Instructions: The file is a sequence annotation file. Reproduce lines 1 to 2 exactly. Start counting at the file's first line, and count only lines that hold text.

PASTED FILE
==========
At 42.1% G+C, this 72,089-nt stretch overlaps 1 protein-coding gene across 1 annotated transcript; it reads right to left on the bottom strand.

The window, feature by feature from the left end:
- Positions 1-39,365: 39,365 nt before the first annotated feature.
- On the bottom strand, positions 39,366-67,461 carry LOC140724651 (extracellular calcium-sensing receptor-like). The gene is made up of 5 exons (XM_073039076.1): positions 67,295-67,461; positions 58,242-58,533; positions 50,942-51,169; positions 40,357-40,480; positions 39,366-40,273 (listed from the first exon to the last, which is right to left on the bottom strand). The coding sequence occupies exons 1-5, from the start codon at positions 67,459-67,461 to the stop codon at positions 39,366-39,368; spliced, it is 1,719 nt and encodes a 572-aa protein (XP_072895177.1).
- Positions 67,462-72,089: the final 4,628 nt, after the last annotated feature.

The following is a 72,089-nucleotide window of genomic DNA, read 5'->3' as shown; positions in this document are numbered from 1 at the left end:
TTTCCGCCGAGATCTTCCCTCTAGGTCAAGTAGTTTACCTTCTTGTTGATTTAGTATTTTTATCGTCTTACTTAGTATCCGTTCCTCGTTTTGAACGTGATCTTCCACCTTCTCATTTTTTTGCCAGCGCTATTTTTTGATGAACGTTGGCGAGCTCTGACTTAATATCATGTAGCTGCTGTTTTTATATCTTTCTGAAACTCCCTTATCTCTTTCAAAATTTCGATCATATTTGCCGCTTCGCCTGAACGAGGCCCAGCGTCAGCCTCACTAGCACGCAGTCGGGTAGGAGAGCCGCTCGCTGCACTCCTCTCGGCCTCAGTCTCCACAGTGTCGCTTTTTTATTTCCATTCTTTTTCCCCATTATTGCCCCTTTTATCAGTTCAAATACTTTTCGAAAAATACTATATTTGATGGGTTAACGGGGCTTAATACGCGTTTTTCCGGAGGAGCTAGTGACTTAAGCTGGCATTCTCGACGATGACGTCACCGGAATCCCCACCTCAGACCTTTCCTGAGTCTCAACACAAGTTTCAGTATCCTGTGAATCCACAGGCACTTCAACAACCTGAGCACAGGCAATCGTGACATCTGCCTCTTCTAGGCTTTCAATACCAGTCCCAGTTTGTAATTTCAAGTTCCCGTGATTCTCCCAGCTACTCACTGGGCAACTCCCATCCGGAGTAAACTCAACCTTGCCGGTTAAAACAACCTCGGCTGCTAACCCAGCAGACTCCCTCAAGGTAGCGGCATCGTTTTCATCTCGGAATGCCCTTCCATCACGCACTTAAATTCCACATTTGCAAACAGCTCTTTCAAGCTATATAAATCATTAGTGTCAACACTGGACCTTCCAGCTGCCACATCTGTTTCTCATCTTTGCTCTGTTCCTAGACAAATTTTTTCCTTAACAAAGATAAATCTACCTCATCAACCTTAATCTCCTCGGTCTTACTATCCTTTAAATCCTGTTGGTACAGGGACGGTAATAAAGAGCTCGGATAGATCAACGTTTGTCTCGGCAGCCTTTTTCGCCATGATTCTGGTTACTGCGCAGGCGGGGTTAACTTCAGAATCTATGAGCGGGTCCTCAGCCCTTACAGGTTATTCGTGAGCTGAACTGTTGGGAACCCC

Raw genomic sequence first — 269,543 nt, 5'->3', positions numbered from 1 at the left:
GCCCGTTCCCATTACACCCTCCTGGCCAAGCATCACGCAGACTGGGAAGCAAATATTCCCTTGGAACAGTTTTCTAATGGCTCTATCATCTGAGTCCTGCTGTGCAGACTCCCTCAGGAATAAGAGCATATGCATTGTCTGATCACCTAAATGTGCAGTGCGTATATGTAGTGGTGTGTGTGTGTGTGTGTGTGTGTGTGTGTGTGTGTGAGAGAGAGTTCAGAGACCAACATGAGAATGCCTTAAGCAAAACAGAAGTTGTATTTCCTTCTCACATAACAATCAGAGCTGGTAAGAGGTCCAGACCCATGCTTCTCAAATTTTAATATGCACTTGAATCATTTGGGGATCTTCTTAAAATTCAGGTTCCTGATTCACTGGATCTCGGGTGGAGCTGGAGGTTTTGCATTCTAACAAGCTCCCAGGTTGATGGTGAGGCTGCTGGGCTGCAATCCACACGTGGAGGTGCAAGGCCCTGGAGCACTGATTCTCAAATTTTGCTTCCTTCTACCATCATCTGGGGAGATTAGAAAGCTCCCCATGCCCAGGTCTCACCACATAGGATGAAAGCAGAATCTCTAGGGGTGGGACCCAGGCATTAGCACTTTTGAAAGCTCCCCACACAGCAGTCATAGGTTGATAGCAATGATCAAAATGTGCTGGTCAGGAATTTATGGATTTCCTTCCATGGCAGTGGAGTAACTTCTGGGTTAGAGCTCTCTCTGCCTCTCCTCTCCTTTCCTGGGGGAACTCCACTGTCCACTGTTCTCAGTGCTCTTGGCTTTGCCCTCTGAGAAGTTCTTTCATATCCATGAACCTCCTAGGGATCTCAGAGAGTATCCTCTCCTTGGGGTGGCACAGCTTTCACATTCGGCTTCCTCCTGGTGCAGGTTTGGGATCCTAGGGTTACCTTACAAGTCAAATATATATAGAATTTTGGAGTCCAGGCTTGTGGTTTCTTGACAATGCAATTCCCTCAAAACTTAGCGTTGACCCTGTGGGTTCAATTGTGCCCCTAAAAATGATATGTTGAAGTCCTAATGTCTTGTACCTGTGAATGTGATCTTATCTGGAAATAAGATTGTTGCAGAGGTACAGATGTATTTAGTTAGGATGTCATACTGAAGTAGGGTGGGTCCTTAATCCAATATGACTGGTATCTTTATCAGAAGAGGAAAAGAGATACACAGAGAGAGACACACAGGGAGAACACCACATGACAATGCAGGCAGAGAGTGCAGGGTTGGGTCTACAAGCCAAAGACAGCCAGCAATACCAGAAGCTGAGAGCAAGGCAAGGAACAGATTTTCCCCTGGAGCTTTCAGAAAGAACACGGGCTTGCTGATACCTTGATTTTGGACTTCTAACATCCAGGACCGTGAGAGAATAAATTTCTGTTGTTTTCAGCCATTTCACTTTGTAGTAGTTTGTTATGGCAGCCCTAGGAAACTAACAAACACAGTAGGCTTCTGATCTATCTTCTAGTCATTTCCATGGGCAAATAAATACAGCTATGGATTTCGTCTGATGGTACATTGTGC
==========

At 42.1% G+C, this 72,089-nt stretch overlaps 1 protein-coding gene across 1 annotated transcript; it reads right to left on the bottom strand.

The window, feature by feature from the left end: